Hello mik1e, a discussion on research into meditation is a good topic, but, as a social scientist (anthropologist) who studies meditation, I will have to say there is no Scientific root for enlightenment, because western science is all about measuring, exploring, defining and predicting the physical universe; whereas enlightenment is of a spiritual dimension.

There is also the problem that science does not really have a place for personal observation .. whilst the meditative path is centred around this.

Yes, it is true that medical doctors and neurologists have been engaged in the study of meditation; however, most of that research has been organized toward promoting a religion, teacher or method, so that research has been mostly self-serving and has contributed little to our understanding of the subject. If, for instance, a scientist were to focus his or her study on Shamatha-Vipassana only, then that research would be far too narrow a focus to result in much meaningful research.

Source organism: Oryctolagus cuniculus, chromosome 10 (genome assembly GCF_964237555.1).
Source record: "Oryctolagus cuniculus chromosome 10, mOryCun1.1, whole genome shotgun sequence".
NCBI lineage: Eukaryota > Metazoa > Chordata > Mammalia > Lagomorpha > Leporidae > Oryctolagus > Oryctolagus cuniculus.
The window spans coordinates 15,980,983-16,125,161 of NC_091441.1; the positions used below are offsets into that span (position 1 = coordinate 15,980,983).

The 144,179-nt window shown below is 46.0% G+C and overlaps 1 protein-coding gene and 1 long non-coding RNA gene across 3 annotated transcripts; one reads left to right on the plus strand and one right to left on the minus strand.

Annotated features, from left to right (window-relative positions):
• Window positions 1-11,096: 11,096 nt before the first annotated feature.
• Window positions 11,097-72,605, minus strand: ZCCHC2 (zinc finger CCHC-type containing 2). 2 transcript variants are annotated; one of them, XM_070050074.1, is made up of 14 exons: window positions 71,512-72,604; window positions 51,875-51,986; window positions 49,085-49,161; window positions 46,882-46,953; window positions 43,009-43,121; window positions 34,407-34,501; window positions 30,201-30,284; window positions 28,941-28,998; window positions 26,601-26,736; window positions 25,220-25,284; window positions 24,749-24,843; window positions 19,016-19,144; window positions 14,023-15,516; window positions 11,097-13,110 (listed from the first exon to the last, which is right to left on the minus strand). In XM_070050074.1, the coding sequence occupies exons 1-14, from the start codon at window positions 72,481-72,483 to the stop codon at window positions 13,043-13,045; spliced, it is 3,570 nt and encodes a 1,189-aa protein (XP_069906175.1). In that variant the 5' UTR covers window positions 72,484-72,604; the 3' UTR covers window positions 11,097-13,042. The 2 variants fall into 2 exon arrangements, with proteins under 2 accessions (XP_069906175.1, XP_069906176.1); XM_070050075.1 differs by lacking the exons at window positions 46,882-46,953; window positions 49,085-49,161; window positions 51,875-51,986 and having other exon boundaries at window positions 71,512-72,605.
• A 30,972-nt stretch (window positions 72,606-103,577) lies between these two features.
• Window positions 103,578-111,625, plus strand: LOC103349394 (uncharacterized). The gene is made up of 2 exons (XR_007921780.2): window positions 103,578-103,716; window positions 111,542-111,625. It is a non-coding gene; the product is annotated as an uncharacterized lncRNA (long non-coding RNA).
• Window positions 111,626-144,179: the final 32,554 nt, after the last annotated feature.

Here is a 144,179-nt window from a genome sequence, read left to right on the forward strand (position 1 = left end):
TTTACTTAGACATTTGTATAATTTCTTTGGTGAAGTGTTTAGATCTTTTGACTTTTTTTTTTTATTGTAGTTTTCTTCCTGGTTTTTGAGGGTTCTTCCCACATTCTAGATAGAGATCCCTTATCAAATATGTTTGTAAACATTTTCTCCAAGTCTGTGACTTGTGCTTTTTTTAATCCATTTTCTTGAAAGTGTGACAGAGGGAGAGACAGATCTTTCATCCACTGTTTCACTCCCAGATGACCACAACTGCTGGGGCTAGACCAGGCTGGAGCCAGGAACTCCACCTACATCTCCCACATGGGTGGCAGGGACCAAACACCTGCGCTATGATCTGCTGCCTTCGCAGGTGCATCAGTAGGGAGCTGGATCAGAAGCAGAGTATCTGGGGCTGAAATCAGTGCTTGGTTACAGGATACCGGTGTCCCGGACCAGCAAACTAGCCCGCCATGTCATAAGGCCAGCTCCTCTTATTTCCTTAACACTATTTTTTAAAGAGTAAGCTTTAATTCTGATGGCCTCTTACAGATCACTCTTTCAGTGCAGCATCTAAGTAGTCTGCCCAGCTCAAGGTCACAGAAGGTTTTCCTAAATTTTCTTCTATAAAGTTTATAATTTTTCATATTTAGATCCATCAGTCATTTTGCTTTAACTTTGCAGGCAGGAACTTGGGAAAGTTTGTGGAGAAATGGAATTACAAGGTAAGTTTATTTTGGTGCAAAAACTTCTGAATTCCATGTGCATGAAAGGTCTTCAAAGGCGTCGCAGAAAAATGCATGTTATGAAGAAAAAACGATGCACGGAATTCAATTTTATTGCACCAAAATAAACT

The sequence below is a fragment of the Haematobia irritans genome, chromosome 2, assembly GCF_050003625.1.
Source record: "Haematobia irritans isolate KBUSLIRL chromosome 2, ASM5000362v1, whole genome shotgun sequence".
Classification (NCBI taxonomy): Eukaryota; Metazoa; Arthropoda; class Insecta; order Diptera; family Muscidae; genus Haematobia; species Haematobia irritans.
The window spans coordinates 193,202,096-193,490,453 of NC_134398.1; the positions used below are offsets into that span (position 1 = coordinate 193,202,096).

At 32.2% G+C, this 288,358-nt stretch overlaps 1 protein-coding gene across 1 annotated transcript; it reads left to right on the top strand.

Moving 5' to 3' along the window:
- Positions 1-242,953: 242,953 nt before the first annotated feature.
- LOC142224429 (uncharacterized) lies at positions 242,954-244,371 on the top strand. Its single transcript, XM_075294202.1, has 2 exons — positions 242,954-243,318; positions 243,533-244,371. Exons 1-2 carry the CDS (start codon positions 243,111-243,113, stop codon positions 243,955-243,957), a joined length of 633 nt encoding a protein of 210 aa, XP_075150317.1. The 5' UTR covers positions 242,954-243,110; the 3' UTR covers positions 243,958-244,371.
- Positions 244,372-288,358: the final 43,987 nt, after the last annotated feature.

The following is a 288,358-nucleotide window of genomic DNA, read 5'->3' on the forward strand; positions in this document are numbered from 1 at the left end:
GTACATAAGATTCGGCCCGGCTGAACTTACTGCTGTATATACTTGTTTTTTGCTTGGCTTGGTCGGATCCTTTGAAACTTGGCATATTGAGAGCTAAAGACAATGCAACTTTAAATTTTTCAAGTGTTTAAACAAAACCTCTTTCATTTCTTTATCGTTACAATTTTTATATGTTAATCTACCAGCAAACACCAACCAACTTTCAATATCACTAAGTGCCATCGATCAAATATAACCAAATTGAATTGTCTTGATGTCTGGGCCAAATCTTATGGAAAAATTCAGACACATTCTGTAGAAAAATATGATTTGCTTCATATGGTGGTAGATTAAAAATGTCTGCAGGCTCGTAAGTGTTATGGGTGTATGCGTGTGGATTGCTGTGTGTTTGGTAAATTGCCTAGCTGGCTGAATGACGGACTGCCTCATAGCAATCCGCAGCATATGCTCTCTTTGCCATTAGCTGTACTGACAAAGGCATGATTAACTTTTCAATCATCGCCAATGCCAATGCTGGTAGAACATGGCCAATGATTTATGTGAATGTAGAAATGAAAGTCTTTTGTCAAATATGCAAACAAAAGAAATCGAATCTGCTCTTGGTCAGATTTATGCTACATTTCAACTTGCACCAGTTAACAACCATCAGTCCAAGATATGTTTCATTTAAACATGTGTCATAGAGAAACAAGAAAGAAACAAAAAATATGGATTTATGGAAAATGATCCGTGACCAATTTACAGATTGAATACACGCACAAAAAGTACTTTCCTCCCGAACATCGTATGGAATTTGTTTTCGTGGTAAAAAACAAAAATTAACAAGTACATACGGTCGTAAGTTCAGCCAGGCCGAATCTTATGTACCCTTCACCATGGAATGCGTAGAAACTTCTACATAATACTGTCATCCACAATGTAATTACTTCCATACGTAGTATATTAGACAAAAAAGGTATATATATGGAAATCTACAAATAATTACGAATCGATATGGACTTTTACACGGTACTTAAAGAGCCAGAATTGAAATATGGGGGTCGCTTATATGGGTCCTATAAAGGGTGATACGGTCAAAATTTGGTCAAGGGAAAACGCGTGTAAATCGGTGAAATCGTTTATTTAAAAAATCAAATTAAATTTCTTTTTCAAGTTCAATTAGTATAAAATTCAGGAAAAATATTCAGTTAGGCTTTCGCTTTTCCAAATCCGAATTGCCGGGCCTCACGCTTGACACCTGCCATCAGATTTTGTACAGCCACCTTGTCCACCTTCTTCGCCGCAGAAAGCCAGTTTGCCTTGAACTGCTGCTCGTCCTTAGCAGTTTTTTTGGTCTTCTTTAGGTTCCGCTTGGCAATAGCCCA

Actually most of the scientists looking at meditation are using insight/Vipassana techniques only as a tool in psychology. They are missing out on Shamatha completely - as is a problem in the transition of Buddhism to the West generally (and from which they inherited this error).

Thus they have 50% recidivism rates with mindfulness based cognitive approaches due to a lack of stable mind to cope with the contents drawn into consciousness by insight techniques.

There are scientists studying the minds of meditators using fMRI (functional MRI scanning) which measures changes in brain activity but I haven't seen many concrete results other than ... "ooh their minds are calmer"!